Building relationships with religious groups outside of Christianity.
Every day, we work to address hate and polarization based on religious differences in our community through increased knowledge and expanded relationships. We address issues of social justice by creating a broader religious coalition that creates a multifaith moral voice to speak to the powers that be.
Social justice and interfaith work are interwoven. Through our refugee resettlement and social justice work we have helped to create a more diverse Minnesota which we are proud of. We owe it to our community to address the issues that emerge from increased diversity: need for greater cultural and religious competency and strong responses to bigotry. Everyone must feel welcome.
We have a social justice call from the scriptures, to live as neighbors.
Connecting directly with religious leaders from faith communities, we are relational and action oriented with a focus on building relationships, programs and initiatives for when we need to stand together. We are not trying to convert, but relate to each other as friends and partners in the work.
The average person within our congregations doesn’t know someone of a different faith. At the same time, religious diversity is rapidly increasing. Given that Christian religious culture dominates, we need to intentionally step into the unfamiliar spaces of our interfaith neighbors. We are often misinformed and carry stereotypes that need to be broken down. This begins with knowing someone of a different faith.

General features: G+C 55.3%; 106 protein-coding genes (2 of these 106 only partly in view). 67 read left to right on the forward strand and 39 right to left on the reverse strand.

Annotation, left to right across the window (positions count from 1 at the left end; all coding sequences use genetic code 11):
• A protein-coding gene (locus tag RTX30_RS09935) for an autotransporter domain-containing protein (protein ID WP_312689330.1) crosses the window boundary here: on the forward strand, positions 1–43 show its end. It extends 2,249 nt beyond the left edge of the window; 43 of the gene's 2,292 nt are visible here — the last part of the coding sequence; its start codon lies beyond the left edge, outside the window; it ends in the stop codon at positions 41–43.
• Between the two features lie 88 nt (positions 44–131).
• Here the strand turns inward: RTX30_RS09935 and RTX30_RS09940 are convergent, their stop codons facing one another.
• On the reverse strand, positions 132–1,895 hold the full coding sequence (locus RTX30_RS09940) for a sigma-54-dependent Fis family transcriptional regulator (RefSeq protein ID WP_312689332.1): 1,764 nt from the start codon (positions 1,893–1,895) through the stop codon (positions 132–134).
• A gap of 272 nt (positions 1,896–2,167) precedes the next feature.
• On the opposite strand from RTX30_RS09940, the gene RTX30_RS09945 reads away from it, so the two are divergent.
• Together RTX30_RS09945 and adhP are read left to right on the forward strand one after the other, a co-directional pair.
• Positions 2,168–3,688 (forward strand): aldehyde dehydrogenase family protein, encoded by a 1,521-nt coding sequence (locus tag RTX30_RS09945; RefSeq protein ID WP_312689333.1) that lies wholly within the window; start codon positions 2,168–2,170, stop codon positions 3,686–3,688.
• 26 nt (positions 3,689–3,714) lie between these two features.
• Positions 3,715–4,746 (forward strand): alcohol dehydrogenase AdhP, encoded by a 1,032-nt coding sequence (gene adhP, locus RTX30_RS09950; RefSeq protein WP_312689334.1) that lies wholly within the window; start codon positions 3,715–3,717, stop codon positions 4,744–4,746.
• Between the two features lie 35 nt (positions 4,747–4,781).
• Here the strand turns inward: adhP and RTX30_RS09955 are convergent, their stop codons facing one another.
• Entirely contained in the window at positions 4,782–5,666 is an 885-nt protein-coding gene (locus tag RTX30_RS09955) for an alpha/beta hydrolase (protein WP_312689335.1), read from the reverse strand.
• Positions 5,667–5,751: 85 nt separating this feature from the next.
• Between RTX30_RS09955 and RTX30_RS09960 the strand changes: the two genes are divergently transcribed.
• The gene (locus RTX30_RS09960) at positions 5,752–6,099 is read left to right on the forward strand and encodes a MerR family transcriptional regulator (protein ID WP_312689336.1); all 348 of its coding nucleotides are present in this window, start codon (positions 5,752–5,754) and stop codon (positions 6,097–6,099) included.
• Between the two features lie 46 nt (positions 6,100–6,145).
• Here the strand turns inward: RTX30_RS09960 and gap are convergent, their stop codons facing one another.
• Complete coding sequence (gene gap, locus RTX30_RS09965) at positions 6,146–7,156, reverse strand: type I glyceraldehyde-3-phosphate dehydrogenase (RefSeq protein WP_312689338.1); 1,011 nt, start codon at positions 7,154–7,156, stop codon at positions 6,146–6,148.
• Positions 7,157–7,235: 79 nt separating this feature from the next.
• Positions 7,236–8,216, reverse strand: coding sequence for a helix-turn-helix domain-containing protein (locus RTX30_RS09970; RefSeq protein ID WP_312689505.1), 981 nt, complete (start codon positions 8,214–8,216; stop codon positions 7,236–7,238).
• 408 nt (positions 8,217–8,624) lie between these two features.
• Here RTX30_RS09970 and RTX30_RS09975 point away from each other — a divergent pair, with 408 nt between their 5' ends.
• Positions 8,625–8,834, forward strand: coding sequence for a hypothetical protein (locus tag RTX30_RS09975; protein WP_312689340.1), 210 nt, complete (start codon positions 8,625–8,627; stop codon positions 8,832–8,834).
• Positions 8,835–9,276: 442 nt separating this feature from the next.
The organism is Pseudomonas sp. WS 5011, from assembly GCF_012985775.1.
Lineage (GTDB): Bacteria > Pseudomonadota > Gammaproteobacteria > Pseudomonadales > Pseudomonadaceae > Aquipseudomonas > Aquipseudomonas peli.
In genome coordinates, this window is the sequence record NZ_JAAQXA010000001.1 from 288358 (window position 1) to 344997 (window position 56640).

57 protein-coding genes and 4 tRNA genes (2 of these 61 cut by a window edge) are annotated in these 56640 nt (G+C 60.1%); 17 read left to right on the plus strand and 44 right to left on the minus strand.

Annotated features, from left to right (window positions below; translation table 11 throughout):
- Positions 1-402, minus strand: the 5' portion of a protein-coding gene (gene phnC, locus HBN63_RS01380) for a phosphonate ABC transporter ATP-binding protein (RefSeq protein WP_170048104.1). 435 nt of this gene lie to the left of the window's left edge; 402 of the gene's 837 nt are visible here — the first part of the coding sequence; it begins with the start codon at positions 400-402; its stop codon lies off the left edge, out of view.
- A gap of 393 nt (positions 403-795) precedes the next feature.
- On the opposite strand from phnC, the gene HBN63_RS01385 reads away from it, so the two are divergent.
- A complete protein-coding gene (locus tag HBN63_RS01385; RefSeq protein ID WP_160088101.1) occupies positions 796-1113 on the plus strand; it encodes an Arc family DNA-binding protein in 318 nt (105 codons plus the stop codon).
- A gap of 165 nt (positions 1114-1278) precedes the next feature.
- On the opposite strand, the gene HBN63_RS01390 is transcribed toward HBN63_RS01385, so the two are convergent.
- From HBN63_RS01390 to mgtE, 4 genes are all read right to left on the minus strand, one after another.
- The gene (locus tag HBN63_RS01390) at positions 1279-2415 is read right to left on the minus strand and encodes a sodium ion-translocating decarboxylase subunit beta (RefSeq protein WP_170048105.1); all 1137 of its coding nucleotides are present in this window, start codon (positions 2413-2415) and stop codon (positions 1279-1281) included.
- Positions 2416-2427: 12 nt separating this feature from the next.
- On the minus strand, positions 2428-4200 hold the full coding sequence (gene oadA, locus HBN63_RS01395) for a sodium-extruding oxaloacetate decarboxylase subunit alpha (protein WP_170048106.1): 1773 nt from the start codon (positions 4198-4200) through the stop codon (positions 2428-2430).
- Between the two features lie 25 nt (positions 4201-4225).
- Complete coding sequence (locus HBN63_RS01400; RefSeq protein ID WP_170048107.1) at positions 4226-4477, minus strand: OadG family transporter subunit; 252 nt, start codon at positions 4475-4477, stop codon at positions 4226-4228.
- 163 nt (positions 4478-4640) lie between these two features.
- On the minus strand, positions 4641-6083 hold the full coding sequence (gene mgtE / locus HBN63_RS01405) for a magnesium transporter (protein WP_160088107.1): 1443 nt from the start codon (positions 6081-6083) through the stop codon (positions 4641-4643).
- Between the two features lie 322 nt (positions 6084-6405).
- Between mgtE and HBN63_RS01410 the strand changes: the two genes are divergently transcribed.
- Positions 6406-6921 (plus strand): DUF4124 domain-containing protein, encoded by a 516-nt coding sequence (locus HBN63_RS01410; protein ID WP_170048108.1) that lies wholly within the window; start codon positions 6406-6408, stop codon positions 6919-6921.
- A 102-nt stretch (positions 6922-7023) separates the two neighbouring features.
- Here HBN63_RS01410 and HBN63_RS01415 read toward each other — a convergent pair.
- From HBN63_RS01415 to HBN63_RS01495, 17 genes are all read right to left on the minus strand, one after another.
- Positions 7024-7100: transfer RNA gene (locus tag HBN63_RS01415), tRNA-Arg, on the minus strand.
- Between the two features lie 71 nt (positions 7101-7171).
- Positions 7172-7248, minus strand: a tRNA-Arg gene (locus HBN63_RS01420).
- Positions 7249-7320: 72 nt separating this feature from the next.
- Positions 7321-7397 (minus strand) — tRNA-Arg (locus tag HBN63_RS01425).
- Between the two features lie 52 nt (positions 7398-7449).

MCC offers increased awareness about our similarities and differences, strengthened relational ties, and congregations participating in social justice work together in the community. This creates a more unified moral voice around issues of shared concern and a decrease in the amount of ignorance and prejudice in the state.
Minnesota mosques and Islamic Community Centers welcome their non-Muslim neighbors for a traditional Ramadan Iftar, inviting a time of learning and encounter. Participants hear a presentation about Islam/Ramadan and the reason for fasting, participate in the breaking of the fast with water and dates, have the opportunity to observe prayer, and then join at table for wonderful food and conversation. Click here to learn more
In September 2018, the National Administration set the refugee admission limit to 30,000 refugees - the second historic low in a row. Moreover, the Administration attempted to explicitly ban refugees from seven Muslim-majority countries. This discrimination does not reflect the values of Minnesotans or our churches. Now more than ever, we need to show our Muslim neighbors that they do belong here and that they are welcome. Join the Minnesota Council of Churches in wishing our Muslim neighbors a #BlessedRamadan. Click here to learn more.